New Law Renews Expired Tax Provisions

One-year extension retroactively approved

After lengthy debate, Congress finally approved a laundry list of “tax extenders” before it adjourned in 2014. But the respite is only temporary. The Tax Increase Prevention Act of 2014 (TIPA)—signed into law on  December 19, 2014—applies retroactively to the beginning of 2014 but lasts for just one year. Thus, Congress is already reviewing these measures for 2015.

TIPA applies to a wide range of provisions for individual and business taxpayers. Some of the most popular tax breaks include the following:

  • The new law preserves the maximum Section 179 allowance of $500,000 for qualified property placed in service in 2014 with a phase-out threshold of $2 million. It was scheduled to drop to $25,000, subject to a $200,000 threshold.
  • A business may be entitled to a 50% bonus depreciation deduction for qualified property placed in service in 2014 (extended through 2015 for certain property).
  • An individual can deduct state and local sales taxes in lieu of state and local income taxes. This optional deduction may be based on an IRS table or actual receipts.
  • Some parents of college students can deduct tuition and fees up to a maximum of $4,000. The deduction is determined by your modified adjusted gross income (MAGI). No deduction is allowed for joint filers with MAGI above $160,000 ($80,000 for single filers).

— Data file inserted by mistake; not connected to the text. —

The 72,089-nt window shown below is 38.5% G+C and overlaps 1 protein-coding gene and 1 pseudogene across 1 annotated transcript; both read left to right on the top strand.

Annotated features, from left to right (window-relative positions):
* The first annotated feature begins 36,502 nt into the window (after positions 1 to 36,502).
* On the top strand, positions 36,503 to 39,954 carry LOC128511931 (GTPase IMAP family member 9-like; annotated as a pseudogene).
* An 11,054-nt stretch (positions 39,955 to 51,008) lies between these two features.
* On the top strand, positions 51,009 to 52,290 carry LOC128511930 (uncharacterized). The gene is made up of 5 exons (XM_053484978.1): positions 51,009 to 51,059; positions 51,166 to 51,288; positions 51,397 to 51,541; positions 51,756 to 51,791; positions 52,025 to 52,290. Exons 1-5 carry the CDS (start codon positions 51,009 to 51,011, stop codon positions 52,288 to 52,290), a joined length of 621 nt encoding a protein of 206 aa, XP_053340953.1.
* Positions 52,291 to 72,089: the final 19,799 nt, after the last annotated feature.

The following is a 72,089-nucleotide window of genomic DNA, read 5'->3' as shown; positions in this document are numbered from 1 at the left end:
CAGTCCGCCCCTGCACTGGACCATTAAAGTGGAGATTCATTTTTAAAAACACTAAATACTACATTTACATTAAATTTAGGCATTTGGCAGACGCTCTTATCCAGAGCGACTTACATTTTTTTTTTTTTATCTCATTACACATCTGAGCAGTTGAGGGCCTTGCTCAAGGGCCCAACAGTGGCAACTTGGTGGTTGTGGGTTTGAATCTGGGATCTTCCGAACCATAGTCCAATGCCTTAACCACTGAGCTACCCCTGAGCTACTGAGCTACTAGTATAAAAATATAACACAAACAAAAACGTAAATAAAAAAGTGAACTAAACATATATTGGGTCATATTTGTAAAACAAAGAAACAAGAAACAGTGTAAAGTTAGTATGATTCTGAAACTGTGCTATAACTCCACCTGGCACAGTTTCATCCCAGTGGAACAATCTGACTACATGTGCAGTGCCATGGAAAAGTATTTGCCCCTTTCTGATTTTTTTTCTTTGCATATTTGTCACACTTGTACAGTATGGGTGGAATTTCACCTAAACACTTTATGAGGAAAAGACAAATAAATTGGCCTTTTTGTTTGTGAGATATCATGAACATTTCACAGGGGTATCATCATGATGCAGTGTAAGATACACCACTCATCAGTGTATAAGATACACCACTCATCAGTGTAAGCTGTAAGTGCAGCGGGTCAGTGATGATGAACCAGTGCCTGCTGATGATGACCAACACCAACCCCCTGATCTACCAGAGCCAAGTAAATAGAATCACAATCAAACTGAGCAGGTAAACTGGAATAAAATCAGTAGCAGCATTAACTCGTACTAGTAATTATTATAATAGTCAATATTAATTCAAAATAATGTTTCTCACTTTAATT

• If you are age 70½ or older, up to $100,000 of IRA funds can be transferred tax-free to a charity in 2014. The transfer counts as a required minimum distribution (RMD) for IRA purposes. RMDs are required after reaching age 70½.
  • Generally, a research credit is available for 20% of the excess expenses for the year over a base amount or a simplified credit based on 14% of the amount exceeding half of the average for the prior three tax years.
  • Homeowners can exclude tax normally resulting from a mortgage debt cancellation or forgiveness of up to $2 million for a principal residence.
  • The tax exclusion for mass transit benefits in 2014 remains at $250 per month, instead of dropping to $130 per month.
  • Investors in qualified small business stock (QSBS) may exclude 100% of the gain from selling QSBS acquired before 2015 if held more than five years. The tax exclusion was previously limited to 50% of the QSBS gain.
  • Taxpayers may use a faster 15-year depreciation period for qualified leasehold improvements, restaurant buildings and retail improvements placed in service in 2014. Normally, write-offs must span a total of 39 years.
  • A business may claim a tax credit for hiring workers from certain disadvantaged groups or qualified veterans.
  • Individuals may benefit from a 10% residential energy credit up to a maximum of $500. Other special limits may apply.
  • Teachers may deduct up to $250 of out-of-pocket classroom expenses above the line on 2014 tax returns.

This is just an overview of the new tax extender law. TIPA extends numerous other provisions, while a handful—including credits for plug-in electric vehicles and health coverage for displaced workers—were left out of the mix. Please call Clarus Partners to discuss your situation.

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